Yellowface

Yellowface: Creating the Chinese in American Popular Music and Performance, 1850s-1920s

Krystyn R. Moon
Copyright Date: 2005
Published by: Rutgers University Press
Pages: 224
https://www.jstor.org/stable/j.ctt5hjb1x
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  • Book Info
    Yellowface
    Book Description:

    Music and performance provide a unique window into the ways that cultural information is circulated and perceptions are constructed. Because they both require listening, are inherently ephemeral, and most often involve collaboration between disparate groups, they inform cultural perceptions differently from literary or visual art forms, which tend to be more tangible and stable.

    InYellowface, Krystyn R. Moon explores the contributions of writers, performers, producers, and consumers in order to demonstrate how popular music and performance has played an important role in constructing Chinese and Chinese American stereotypes. The book brings to life the rich musical period of the late nineteenth and early twentieth centuries. During this time, Chinese and Chinese American musicians and performers appeared in a variety of venues, including museums, community theaters, and world's fairs, where they displayed their cultural heritage and contested anti-Chinese attitudes. A smaller number crossed over into vaudeville and performed non-Chinese materials. Moon shows how these performers carefully navigated between racist attitudes and their own artistic desires.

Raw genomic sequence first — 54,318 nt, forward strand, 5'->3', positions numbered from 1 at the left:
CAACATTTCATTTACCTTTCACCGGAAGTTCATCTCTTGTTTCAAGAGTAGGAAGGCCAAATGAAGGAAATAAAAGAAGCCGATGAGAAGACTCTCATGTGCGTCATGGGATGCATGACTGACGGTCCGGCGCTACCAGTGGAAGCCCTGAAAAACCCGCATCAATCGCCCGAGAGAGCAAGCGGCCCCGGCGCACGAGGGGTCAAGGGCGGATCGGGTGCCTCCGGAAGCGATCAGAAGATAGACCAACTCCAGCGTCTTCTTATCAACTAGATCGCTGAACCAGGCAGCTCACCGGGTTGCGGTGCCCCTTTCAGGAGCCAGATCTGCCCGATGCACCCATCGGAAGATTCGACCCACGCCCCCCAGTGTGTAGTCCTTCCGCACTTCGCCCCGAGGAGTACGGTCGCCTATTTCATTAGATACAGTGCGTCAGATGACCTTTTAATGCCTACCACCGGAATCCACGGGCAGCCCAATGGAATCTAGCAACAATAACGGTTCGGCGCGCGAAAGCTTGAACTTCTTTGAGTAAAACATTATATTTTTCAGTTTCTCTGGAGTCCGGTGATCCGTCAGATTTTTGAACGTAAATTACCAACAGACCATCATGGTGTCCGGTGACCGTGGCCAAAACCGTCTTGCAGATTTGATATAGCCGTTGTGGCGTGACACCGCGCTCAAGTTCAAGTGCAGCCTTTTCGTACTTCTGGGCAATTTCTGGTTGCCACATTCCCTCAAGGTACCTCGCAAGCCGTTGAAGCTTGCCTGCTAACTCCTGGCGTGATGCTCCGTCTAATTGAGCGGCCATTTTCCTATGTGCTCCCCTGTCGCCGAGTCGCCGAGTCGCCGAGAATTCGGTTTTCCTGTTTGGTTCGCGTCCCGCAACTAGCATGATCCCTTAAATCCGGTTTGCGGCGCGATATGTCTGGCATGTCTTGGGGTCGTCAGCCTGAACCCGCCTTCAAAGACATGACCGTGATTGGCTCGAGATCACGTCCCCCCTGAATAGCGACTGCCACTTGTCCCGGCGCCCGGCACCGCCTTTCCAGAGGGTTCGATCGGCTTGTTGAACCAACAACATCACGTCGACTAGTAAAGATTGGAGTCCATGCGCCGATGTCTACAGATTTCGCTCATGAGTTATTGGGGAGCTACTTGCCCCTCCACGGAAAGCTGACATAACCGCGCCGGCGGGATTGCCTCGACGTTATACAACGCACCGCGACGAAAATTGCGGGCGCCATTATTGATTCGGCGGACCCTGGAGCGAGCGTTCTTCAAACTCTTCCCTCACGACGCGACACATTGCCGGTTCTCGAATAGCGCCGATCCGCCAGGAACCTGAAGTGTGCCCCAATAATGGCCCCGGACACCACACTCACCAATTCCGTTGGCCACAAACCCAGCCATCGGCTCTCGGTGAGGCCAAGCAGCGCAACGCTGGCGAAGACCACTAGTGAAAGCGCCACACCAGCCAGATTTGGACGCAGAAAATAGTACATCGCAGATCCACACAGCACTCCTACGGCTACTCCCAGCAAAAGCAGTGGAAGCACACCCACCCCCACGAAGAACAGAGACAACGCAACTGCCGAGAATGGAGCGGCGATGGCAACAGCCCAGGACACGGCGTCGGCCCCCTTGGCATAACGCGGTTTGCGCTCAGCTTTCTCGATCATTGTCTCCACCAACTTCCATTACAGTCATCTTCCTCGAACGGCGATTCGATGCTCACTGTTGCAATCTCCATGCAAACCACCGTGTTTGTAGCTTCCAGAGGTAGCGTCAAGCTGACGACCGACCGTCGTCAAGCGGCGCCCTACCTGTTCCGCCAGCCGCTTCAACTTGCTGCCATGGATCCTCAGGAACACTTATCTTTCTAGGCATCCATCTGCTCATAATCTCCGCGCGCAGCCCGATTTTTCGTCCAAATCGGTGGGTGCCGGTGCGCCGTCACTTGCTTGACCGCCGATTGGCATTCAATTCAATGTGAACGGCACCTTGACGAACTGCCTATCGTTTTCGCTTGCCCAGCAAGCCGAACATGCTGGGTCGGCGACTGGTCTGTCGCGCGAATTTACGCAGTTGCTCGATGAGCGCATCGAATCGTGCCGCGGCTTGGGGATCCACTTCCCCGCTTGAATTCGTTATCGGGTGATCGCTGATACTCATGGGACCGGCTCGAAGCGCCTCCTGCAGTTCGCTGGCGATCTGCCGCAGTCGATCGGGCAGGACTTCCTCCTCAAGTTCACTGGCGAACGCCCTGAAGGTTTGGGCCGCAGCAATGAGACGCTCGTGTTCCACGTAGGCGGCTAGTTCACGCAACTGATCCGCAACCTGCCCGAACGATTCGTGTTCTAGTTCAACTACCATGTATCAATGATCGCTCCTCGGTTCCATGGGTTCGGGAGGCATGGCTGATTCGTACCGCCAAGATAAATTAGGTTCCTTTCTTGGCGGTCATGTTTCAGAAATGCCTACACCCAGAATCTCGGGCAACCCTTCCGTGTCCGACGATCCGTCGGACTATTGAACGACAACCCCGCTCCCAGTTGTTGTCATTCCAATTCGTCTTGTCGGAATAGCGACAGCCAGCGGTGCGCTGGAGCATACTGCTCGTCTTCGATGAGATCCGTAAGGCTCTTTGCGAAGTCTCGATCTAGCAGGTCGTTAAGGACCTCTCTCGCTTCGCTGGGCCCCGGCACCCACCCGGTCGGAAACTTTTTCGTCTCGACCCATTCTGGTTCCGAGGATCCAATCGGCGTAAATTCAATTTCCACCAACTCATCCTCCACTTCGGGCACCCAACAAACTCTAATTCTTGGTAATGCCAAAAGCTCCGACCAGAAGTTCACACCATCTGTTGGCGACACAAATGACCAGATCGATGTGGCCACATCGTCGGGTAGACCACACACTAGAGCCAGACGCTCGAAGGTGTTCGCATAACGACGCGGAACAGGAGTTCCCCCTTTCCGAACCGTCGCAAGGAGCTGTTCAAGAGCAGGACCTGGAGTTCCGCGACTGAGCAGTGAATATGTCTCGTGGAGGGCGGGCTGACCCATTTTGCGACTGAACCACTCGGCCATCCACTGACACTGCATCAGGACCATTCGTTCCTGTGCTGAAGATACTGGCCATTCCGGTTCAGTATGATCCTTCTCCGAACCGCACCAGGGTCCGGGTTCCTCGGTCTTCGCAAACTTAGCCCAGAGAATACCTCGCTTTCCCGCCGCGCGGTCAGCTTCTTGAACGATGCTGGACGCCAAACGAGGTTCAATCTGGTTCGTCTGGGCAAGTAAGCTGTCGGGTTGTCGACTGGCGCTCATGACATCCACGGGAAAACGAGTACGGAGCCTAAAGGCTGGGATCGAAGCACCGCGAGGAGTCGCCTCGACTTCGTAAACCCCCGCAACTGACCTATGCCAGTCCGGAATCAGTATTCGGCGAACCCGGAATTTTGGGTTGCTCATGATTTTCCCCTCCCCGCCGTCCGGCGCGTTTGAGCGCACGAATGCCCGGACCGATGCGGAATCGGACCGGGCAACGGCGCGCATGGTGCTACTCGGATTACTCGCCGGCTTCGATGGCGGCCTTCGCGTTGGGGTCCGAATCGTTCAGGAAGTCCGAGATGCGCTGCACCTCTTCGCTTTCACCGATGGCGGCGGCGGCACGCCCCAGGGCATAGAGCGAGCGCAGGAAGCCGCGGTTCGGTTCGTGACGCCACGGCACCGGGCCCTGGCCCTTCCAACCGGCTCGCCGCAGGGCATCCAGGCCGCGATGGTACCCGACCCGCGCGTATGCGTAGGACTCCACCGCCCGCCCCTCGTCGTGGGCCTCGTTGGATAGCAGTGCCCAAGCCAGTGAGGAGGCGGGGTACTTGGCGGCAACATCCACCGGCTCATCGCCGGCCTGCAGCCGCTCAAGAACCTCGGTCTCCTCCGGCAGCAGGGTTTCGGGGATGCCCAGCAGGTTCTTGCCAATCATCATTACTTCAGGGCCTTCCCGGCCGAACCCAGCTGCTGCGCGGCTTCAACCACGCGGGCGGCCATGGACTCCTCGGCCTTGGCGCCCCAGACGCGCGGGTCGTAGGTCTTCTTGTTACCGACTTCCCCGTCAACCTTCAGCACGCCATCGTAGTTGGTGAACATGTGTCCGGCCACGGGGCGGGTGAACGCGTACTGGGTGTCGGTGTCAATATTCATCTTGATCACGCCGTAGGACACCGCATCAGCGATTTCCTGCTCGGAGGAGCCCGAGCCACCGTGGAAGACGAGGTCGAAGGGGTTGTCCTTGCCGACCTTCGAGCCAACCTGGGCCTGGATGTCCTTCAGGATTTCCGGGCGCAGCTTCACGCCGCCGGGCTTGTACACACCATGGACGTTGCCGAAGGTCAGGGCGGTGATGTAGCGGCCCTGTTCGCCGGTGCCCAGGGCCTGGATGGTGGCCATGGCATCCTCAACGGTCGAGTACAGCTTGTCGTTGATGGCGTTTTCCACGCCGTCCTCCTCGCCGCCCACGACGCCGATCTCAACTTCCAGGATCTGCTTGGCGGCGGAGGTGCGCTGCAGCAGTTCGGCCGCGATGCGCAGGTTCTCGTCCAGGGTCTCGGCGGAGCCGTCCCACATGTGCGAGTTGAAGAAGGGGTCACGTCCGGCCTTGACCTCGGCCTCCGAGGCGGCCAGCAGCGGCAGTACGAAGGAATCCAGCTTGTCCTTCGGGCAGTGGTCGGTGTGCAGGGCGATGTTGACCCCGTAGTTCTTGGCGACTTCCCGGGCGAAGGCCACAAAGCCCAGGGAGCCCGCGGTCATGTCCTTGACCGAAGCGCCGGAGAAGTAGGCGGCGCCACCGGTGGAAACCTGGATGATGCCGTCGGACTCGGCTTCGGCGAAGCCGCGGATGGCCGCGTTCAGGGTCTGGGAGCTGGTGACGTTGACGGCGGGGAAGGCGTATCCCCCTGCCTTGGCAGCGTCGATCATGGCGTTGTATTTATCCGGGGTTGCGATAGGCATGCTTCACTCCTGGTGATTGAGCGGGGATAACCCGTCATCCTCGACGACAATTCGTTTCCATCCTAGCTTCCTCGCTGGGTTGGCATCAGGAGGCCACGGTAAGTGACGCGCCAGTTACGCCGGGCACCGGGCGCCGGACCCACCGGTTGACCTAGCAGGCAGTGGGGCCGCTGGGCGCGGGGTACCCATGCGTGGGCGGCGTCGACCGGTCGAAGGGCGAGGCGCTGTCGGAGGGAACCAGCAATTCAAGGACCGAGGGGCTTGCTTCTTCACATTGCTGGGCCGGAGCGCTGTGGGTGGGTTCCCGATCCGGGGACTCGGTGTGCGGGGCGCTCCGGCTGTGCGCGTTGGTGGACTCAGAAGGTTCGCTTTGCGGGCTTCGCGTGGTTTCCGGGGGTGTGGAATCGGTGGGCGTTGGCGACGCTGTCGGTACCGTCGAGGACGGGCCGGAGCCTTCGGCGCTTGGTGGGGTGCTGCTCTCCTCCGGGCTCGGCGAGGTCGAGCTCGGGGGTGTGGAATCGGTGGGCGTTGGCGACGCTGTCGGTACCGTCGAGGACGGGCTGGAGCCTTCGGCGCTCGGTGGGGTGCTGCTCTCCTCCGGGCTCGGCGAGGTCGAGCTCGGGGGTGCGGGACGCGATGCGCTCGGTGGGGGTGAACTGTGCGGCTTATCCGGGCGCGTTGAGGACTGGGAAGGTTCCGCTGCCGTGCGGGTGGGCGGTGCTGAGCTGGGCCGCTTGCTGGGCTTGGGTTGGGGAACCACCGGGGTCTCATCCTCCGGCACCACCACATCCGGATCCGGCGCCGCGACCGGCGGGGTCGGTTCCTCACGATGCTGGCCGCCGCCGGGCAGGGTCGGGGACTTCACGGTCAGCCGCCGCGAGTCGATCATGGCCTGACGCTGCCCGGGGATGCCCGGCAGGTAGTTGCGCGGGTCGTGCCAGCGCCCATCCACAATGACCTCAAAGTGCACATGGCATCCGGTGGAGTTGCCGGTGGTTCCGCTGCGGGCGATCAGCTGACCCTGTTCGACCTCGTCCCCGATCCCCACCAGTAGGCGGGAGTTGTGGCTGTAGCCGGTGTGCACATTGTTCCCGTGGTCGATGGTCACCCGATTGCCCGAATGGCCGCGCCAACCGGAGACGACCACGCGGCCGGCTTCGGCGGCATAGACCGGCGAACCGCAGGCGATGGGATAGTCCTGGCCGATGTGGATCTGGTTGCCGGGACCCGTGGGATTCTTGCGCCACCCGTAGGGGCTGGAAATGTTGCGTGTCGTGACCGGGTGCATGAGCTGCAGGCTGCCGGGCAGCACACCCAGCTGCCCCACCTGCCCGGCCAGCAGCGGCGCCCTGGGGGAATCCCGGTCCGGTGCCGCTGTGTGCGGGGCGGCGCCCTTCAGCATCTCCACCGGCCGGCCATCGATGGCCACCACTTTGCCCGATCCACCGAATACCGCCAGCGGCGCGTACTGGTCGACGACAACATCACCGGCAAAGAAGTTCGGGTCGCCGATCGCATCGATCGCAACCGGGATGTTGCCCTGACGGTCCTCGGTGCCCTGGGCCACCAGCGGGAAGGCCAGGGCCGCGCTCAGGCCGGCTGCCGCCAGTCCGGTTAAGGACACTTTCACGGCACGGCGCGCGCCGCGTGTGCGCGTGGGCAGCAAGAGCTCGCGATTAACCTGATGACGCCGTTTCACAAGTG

While many scholars have studied both African American music and blackface minstrelsy, little attention has been given to Chinese and Chinese American music. This book provides a rare look at the way that immigrants actively participated in the creation, circulation, and, at times, subversion of Chinese stereotypes through their musical and performance work.

    eISBN: 978-0-8135-4122-8
    Subjects: History, Performing Arts, Sociology

Table of Contents

  1. Front Matter
    (pp. i-vi)
  2. Table of Contents
    (pp. vii-viii)
  3. List of Illustrations
    (pp. ix-x)
  4. Acknowledgments
    (pp. xi-xiv)
  5. Introduction
    (pp. 1-9)

    The synchronized plate throwing of the Wesselys, a troupe of five jugglers, received an enormous round of applause as they bowed and walked off the stage. With the stage completely empty, Lee Tung Foo, arguably the first Chinese American in vaudeville, stepped out and positioned himself in front of the primarily white audience. The band struck up Dave Reed Jr. and Ernest R. Ball’s “Love Me and the World Is Mine” (1906), a popular ballad that year, and Lee began to sing: “I wander on as in a dream . . .” From what we know of Lee’s act from...

  6. Chapter 1 Imagining China: Early Nineteenth-Century Writings and Musical Productions